amount necessary; to compensate for the de
creasedïch’aracteristic impedance caused by oil”- Y
setting,V leavingithenet impedance the same.
The diameter of theßeccentric opening‘in yoke
|51r is adjusted so that‘at the most eccentric po
sition of". the rotation of yoke Eâï, the yoke just
touch‘estheî offset' innerf conductor- I3?, as shown
in Fig.` 9,' and at` theV other extrerneof rotation
the inner conductor |31 is concentricWith-thc
sleeve opening, as’shovvnl in Fig. 8. For other'de
g-rees` of»A rotation there will be spacings' of inner
'conductor lßï'with respect toy yo-ke'riâ’l varyingY l
front-thatrshown in'Fig.y 9 to that shown in Fig. S.
Endcaps andV adapters |65 for connectingv the
device 'toi standardl concentric transmissionlines
are.' provided, usingl the proportional taper ex
plained; in connection with Fig. 3.
The operation of the device of Fig: 7 can best
be explained'on the basis ofthe diagram- of Fig.
ed-Within sleeve |39> and -outside of conductor
11; This‘i‘lguren shows', on animpedance-dia
|351 is va- conducting sleeve iñä'rnaintained elec>~ 70 grani WhoseI coordinate aXes represent resistance
trically'separate from conductor |35l byinsulat
and reactanœ, the constant-coordinate lines of
ing member HW.'Y Theinsulating member |51
slides on conductor |35 >and is iiXed to sleeve Iëë.
Obviously, member IM couldijust a's-‘vvellbefñxed
to? conductor |35 andi sliderv invsleeve-Iv | ¿45. Y- A-sleeve 75
aibip’olar coordinating system'having poles such
asfZo.v Onlyf the right half of this diagram is
shown», the left. half. beinga mirror image oflïthe
2,406,372v
9
right. 'I‘hese constant-coordinate lines form two
families of circles, one family with centers on
the X-axis (axis of reactance) and passing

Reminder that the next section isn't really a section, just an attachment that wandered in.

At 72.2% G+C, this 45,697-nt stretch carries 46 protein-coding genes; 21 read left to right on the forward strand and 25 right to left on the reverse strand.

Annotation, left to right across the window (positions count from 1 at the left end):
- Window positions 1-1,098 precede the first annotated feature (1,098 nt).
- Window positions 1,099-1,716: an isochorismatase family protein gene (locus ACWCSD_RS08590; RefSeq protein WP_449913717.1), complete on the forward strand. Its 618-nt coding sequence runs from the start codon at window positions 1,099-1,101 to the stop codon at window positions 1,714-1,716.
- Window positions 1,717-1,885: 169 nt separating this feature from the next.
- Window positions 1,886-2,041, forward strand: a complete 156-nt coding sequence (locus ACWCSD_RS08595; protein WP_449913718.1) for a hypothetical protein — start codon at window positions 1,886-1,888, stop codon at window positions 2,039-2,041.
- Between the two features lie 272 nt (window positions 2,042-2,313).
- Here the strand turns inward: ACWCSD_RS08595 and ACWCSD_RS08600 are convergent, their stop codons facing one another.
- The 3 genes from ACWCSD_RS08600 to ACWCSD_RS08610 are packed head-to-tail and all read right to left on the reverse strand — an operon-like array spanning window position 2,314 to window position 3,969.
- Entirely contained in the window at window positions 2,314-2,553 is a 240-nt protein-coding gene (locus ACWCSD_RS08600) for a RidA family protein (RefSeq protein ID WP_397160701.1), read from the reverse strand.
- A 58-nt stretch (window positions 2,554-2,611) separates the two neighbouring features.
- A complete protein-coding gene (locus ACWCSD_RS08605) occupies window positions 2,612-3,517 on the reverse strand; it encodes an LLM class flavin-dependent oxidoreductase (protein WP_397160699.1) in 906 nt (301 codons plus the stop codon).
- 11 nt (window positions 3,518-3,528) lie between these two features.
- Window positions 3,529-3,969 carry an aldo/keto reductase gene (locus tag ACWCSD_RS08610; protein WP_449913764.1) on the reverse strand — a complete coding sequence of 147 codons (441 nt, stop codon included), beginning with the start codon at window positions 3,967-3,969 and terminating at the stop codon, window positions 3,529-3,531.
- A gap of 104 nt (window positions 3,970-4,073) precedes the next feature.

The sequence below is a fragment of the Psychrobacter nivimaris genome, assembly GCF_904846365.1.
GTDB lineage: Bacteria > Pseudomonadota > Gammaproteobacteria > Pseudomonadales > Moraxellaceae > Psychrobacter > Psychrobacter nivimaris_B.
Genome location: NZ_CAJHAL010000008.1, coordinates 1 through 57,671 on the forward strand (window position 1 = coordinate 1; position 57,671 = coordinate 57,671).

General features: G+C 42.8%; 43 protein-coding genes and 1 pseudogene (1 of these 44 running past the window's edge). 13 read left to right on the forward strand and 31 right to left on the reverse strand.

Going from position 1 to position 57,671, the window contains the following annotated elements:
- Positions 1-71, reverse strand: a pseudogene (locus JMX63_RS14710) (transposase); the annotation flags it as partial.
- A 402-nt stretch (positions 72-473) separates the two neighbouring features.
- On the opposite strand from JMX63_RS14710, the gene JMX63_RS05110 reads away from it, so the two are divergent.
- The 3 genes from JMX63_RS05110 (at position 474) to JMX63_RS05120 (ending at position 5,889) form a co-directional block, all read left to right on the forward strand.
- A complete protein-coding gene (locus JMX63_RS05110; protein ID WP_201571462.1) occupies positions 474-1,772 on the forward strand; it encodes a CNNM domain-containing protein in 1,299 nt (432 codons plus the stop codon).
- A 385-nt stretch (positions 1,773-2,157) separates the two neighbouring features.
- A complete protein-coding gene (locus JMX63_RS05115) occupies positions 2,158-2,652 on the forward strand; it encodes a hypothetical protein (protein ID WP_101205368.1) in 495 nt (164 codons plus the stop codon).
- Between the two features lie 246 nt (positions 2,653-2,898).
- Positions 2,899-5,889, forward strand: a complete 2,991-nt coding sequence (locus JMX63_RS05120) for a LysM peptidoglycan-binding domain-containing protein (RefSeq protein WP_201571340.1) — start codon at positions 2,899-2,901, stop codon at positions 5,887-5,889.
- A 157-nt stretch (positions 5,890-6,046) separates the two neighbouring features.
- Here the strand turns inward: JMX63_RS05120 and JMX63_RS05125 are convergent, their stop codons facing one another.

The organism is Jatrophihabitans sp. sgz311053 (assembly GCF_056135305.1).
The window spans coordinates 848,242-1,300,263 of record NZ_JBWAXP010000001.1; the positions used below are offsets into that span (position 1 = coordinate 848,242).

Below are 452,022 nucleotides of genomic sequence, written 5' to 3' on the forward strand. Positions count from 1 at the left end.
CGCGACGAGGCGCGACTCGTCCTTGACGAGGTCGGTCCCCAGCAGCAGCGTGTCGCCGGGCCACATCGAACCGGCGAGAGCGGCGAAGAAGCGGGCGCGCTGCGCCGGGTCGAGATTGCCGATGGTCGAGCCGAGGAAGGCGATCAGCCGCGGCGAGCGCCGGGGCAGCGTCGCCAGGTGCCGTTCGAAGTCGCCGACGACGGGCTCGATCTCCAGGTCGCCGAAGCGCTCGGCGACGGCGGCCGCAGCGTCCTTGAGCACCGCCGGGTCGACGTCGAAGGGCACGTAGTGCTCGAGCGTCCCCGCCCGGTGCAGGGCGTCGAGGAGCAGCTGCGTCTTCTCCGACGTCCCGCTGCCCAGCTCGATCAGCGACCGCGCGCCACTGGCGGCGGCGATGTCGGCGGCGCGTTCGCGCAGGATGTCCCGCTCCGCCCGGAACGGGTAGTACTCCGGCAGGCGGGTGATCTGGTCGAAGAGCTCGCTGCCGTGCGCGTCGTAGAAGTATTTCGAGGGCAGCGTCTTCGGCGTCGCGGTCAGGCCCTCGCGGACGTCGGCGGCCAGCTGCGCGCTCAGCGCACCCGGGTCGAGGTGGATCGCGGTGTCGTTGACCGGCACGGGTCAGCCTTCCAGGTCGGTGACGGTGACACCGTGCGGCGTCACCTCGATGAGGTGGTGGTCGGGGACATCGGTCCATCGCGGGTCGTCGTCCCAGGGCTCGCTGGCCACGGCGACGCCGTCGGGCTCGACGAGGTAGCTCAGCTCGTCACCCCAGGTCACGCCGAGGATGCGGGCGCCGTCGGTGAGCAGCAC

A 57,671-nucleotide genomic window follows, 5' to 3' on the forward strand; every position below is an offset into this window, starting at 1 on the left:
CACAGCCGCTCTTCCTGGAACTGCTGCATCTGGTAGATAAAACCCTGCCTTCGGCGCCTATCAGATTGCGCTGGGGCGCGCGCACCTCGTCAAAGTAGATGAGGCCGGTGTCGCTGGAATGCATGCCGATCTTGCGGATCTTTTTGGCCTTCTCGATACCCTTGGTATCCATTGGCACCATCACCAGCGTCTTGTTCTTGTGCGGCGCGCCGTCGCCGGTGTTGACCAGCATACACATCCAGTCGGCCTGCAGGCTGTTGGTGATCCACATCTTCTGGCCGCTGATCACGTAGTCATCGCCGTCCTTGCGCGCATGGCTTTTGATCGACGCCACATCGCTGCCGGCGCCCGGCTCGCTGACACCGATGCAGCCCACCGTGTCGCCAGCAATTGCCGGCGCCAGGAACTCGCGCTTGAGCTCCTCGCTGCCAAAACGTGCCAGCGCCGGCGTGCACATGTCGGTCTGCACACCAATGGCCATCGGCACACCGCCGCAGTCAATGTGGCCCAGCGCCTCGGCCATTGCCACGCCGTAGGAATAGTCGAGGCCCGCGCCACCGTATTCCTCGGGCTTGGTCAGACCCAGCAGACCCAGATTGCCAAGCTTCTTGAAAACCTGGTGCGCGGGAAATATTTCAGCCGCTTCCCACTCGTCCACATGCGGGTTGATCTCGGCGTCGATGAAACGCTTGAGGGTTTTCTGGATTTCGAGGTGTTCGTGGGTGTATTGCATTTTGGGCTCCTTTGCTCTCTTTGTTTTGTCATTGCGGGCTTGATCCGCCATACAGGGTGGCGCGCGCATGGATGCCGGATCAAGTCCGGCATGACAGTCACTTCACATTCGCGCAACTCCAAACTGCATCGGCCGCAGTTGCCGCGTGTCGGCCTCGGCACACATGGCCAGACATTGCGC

through both poles and the other family having
centers on the R-axis (axis of resistance) such’
that each circle of one family crosses every cir
cle of the other family at right angles. This
system, therefore, forms an orthogonal curvilin
l0
R3 (Fig. 11) can easily be obtained, providing
substantially perfect matching.
Fig. 12 shows another embodiment of imped
ance transformer which also can match .the im
pedance of any impedance element to th'at of »
any other impedance element. This embodiment
comprises a concentric line device having an
outer cylindrical conductor |91 in which is fas
ear coordinate system known as the bipolarcoor
tened a perpendicular sleeve section |69 of equal
dinate system. It can be shown that, if the poles lO diameter. Supported within conductor |51 as by
of such a system are chosen to be th'e points rep
insulator |1| is a concentric inner conductor |13
resenting the characteristic impedance of a
which also has a perpendicular section |15 of
transmission line, and if an arbitrary impedance
equal size which is concentric with section |59.
value is selected, such as represented by point Z
A reducing end cap having tapered portion |11
on Fig. 11, and connected to varying lengths of 15 similar to |95 in Fig. '1 is provided for coupling
the transmission line, `then the net impedance,
looking from the remote end of the transmission
line to impedance Z, is represented by points
this device to a standard line or other impedance.
The diameter of the concentric line section form
ing the impedance transformer is made larger
than the line to which it may be coupled'in order
ZRiRz passing through Z. This impedance locus 20 to
increase eiiiciency of operation.
y
moving along the constant-coordinate circle
makes one complete rotation around Zu, back to
Z, for each half wave-length of line added. Thus
we see that, in order to tune impedance Z to reso
nance, enough line must be added to carry the
net impedance to point R1. This would give a
high resistance resonance condition. If more
line is added, we finally reach a low resistance
resonance point R2.
'
Sliding within sleeve |99 is a movable snorting
disc or plunger |19 moved by plunger rod | 8|.
The snorting disc |19 carries spring fingersY |83
which make good electrical contact with conduc
tors |69 and |15 while permitting sliding motion.
Sliding within sleeve _|51 is sleeve |85. Fastened
concentrically within sleeve |85, as by insulator
|81, is sleeve |89 which has an inner diameter
The above theory is used in the operation of
chosen to give sliding contact with rod |13. An
the device of Fig. 7. Let us assume, for illustra 30 end cap and tapered section |11 is also provided
tive purposes, that sleeve |39 and conductor |35
for this end of the device.
'
_ make up a '12 ohm line. It is desired to match a